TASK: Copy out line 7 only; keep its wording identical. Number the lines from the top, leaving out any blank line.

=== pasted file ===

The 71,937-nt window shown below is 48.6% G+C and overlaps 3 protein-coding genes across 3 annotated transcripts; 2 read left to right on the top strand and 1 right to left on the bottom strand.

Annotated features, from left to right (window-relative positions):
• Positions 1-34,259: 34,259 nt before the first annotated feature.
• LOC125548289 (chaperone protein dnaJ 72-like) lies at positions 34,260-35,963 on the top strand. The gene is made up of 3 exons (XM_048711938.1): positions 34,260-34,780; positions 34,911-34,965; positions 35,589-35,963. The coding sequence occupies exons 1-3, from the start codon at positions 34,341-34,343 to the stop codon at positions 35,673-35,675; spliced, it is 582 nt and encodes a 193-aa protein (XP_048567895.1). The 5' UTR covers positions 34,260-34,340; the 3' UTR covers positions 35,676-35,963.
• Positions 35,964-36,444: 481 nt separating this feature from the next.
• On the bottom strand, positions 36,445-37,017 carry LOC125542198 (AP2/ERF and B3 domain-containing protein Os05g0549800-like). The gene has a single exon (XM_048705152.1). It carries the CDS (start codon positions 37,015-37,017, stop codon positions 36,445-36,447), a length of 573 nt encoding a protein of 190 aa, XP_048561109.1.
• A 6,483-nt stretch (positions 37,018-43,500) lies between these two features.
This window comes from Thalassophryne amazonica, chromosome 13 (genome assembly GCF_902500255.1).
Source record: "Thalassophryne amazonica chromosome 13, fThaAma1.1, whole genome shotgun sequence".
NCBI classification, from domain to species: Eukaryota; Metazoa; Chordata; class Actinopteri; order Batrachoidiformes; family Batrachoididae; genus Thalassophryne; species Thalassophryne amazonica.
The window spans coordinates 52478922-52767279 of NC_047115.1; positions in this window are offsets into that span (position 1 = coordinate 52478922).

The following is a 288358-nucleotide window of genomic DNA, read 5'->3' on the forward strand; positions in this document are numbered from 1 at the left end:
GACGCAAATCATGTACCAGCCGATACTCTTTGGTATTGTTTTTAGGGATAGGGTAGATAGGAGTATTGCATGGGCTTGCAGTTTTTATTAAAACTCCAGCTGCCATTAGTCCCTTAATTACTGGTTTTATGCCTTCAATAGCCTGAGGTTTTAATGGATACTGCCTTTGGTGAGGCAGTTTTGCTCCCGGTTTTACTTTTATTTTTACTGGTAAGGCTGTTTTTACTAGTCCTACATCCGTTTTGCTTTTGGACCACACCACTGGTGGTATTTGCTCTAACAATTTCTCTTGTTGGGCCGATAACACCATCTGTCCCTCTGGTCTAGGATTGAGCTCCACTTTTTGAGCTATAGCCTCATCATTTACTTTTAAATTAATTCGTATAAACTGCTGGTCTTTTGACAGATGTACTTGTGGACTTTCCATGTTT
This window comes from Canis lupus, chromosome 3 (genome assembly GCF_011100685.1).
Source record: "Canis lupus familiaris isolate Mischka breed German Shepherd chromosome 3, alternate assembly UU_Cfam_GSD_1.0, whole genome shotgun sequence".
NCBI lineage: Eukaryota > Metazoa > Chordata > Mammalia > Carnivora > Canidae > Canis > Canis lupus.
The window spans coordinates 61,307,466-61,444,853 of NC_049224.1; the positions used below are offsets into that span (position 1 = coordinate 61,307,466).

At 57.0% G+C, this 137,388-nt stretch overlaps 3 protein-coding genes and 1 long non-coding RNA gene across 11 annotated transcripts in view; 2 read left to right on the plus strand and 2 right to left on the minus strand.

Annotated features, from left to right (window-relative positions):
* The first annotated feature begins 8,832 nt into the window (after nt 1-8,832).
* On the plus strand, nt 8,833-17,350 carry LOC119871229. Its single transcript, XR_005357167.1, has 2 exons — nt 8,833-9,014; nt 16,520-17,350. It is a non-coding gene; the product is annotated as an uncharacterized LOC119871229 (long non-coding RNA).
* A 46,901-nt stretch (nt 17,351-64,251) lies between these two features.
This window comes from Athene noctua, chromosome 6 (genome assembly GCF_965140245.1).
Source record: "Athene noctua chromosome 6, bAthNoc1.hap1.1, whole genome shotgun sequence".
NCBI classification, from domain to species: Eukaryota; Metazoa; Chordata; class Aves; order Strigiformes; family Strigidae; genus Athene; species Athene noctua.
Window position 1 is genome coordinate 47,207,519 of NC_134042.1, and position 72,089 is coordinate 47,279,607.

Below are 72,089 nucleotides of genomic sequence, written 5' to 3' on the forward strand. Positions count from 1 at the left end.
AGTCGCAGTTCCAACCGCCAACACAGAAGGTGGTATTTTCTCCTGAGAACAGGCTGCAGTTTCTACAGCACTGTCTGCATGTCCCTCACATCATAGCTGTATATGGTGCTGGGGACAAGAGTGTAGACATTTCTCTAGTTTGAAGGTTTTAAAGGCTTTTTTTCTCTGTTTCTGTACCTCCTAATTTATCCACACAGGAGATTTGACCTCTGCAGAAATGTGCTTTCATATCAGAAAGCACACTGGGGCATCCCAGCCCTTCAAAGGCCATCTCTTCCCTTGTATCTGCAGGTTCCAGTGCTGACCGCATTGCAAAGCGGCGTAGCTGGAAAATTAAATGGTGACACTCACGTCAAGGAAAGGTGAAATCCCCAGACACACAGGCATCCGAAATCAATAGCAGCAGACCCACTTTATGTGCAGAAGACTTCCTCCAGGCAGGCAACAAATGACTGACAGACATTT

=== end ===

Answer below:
• A 6,483-nt stretch (positions 37,018-43,500) lies between these two features.